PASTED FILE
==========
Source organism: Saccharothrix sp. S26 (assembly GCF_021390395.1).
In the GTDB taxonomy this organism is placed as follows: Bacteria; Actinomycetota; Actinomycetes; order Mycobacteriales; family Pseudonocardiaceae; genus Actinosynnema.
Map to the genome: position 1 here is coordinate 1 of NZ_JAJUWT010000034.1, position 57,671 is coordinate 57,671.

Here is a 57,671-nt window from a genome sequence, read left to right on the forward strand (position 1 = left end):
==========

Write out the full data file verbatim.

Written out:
Source organism: Saccharothrix sp. S26 (assembly GCF_021390395.1).
In the GTDB taxonomy this organism is placed as follows: Bacteria; Actinomycetota; Actinomycetes; order Mycobacteriales; family Pseudonocardiaceae; genus Actinosynnema.
Map to the genome: position 1 here is coordinate 1 of NZ_JAJUWT010000034.1, position 57,671 is coordinate 57,671.

Here is a 57,671-nt window from a genome sequence, read left to right on the forward strand (position 1 = left end):